Even now, I 'm not sure what he meant. He has called pimples pickles in the past, but as far as I could tell I wasn't breaking out or anything. Could he have been so overtired he was seeing spots? Mommy had turned into a freakish pickle monster right before his eyes waiting to feast on clean little boys. "Mmmmmmm, clean boys are good for pickle growing ya know."
Tuesday, September 4, 2007
Did I ever mention I look nothing like my children? I'm dark, dark, dark, and they are light, light, light - and by light, I don't mean they weigh very little, but that they are very fair. They are two blue-eyed, fair-skinned, light brown hair and blond boys that despite their dark momma, don't tan. All the Texas summer days has little to no effect on their skin color.
As a mother I don't care what color my children are, but I find that people have a hard time getting past that. When people first meet me and my boys, and discover that I am their mother and not merely their nanny, they just stand there baffled, aghast. How? Even my own family questions whether I am their biological mother.
"Did you steal him from the hospital?"
"Does he know your his mother? You must nurse him so that he knows, right?"
Seriously, I don't think babies are born racist.
"Daddy must have blue eyes?"
"You know, you look nothing like your children?"
Although, if you look past their caucasian features, you'll see that we have similar lips, and cheeks, and nose. One is petite like me, and the other has the same fuzzy patch on their lower back like me- definitely a trademark on my side of the family even if it's not the most desirable thing. And to answer the question of who has blue eyes, I have to say it's their grandpas.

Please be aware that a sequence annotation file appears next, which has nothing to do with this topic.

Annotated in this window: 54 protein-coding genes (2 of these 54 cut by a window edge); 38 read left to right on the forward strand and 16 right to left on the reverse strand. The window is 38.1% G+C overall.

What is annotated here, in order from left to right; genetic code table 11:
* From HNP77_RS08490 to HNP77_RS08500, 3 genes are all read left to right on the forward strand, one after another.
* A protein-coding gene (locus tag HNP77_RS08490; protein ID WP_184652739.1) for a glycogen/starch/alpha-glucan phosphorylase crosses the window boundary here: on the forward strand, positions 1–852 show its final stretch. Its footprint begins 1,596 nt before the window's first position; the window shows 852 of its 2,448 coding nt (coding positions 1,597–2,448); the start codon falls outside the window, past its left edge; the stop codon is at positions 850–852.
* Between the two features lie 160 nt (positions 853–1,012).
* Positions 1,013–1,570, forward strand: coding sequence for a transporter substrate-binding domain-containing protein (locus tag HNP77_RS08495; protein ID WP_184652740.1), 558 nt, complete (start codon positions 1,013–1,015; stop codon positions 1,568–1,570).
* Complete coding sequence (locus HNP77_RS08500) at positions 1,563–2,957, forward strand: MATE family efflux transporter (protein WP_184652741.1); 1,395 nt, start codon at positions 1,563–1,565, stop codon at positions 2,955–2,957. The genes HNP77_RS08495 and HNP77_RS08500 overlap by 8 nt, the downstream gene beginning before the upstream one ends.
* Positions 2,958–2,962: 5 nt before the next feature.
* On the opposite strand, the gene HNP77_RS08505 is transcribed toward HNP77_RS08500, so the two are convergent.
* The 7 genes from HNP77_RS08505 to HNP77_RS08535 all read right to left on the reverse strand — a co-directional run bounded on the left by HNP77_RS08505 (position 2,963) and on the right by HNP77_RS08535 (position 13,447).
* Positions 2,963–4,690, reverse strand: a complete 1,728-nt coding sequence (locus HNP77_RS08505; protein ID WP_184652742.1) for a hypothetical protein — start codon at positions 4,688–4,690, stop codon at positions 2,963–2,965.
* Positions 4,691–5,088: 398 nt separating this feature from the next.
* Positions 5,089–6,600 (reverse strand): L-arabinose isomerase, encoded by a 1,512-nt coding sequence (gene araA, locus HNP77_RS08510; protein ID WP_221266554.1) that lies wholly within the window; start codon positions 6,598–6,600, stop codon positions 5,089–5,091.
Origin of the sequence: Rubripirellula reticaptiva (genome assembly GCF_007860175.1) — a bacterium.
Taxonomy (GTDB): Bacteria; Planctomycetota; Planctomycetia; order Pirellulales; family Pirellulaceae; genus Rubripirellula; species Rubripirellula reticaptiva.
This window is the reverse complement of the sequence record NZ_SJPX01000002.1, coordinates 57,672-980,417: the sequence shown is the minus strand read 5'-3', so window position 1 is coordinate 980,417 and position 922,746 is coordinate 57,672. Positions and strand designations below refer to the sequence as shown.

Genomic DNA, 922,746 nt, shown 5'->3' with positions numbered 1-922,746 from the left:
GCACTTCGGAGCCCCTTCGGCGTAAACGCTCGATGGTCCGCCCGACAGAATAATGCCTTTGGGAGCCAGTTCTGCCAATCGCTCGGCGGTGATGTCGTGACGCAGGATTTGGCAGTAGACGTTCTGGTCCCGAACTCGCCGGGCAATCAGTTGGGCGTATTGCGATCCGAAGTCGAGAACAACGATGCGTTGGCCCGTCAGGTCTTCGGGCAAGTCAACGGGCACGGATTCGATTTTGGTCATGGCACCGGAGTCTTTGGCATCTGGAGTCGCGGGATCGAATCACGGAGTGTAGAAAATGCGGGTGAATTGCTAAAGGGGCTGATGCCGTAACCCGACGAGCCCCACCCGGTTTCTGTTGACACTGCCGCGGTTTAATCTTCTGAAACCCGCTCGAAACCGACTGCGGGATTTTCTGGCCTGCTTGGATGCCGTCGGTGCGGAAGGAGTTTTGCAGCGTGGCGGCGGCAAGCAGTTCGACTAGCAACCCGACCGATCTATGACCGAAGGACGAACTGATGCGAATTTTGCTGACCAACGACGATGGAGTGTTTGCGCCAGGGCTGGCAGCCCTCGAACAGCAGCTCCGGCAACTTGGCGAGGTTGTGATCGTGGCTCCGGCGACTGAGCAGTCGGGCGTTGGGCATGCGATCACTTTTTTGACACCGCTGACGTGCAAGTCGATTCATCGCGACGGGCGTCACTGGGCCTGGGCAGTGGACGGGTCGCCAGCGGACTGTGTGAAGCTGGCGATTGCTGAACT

Yes folks, they are the product of many recessive genes. If you look in the dictionary, under recessive genes, you will find a picture of them. So there's the story, get past it, move on. My children look caucasian, and I do not. Color doesn't play a roll in our relationship except when it comes to issues dealing with misplaced art.
Tuesday, August 28, 2007
On the way to school
I envisioned many tears, screams, whining, kicking, and a few swear words tossed around - by him, not me of course. I am sorry to say I have little drama to report. He went in, put a hard hat on, and started playing. No real action or drama to report. We left with nothing more than a quick kiss, and a big goodbye.
We went to pick him up after a few hours of clock watching expecting to hear one horror story after another from his teacher, and a boy who would run to his family as if he hadn't seen them in years. Instead, he was sitting on the carpet in the very front listening to his teacher read a story, and occasionally interjecting with his many brilliant ideas and comments. When he finally saw us at the door, he smiled and waved, and went back to listening to the story and putting in his two cents. Totally what I hoped for, but nothing what I imagined. The teacher had nothing to report except that our little caveman kept taking his shoes off at the playground.